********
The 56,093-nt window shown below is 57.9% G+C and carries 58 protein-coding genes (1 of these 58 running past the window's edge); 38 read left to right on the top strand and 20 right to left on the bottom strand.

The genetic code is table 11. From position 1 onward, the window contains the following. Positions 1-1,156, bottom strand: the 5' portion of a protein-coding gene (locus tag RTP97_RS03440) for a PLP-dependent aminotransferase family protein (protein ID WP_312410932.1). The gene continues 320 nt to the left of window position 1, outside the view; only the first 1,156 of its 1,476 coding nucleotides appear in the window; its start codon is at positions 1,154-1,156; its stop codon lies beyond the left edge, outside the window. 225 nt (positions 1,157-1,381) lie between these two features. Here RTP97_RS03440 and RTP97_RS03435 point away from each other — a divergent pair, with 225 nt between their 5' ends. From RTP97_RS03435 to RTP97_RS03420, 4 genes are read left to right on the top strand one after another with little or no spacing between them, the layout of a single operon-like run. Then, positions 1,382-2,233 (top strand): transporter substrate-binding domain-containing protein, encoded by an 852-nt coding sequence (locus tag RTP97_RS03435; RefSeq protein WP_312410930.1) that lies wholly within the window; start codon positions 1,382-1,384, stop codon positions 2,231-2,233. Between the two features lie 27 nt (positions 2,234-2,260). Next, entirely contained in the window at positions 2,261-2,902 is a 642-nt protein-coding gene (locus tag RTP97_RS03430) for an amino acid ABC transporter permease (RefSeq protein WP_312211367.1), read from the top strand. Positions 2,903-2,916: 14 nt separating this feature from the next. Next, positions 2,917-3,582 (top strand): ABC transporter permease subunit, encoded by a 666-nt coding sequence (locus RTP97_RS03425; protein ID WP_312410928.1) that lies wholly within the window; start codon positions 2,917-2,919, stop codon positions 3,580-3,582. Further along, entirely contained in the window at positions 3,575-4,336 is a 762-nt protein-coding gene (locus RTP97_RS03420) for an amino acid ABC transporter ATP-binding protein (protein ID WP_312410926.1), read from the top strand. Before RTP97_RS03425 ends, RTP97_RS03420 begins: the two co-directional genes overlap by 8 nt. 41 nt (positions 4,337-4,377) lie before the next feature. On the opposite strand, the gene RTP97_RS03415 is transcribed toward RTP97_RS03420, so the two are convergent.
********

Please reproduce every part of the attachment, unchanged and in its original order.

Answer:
The 56,093-nt window shown below is 57.9% G+C and carries 58 protein-coding genes (1 of these 58 running past the window's edge); 38 read left to right on the top strand and 20 right to left on the bottom strand.

The genetic code is table 11. From position 1 onward, the window contains the following. Positions 1-1,156, bottom strand: the 5' portion of a protein-coding gene (locus tag RTP97_RS03440) for a PLP-dependent aminotransferase family protein (protein ID WP_312410932.1). The gene continues 320 nt to the left of window position 1, outside the view; only the first 1,156 of its 1,476 coding nucleotides appear in the window; its start codon is at positions 1,154-1,156; its stop codon lies beyond the left edge, outside the window. 225 nt (positions 1,157-1,381) lie between these two features. Here RTP97_RS03440 and RTP97_RS03435 point away from each other — a divergent pair, with 225 nt between their 5' ends. From RTP97_RS03435 to RTP97_RS03420, 4 genes are read left to right on the top strand one after another with little or no spacing between them, the layout of a single operon-like run. Then, positions 1,382-2,233 (top strand): transporter substrate-binding domain-containing protein, encoded by an 852-nt coding sequence (locus tag RTP97_RS03435; RefSeq protein WP_312410930.1) that lies wholly within the window; start codon positions 1,382-1,384, stop codon positions 2,231-2,233. Between the two features lie 27 nt (positions 2,234-2,260). Next, entirely contained in the window at positions 2,261-2,902 is a 642-nt protein-coding gene (locus tag RTP97_RS03430) for an amino acid ABC transporter permease (RefSeq protein WP_312211367.1), read from the top strand. Positions 2,903-2,916: 14 nt separating this feature from the next. Next, positions 2,917-3,582 (top strand): ABC transporter permease subunit, encoded by a 666-nt coding sequence (locus RTP97_RS03425; protein ID WP_312410928.1) that lies wholly within the window; start codon positions 2,917-2,919, stop codon positions 3,580-3,582. Further along, entirely contained in the window at positions 3,575-4,336 is a 762-nt protein-coding gene (locus RTP97_RS03420) for an amino acid ABC transporter ATP-binding protein (protein ID WP_312410926.1), read from the top strand. Before RTP97_RS03425 ends, RTP97_RS03420 begins: the two co-directional genes overlap by 8 nt. 41 nt (positions 4,337-4,377) lie before the next feature. On the opposite strand, the gene RTP97_RS03415 is transcribed toward RTP97_RS03420, so the two are convergent.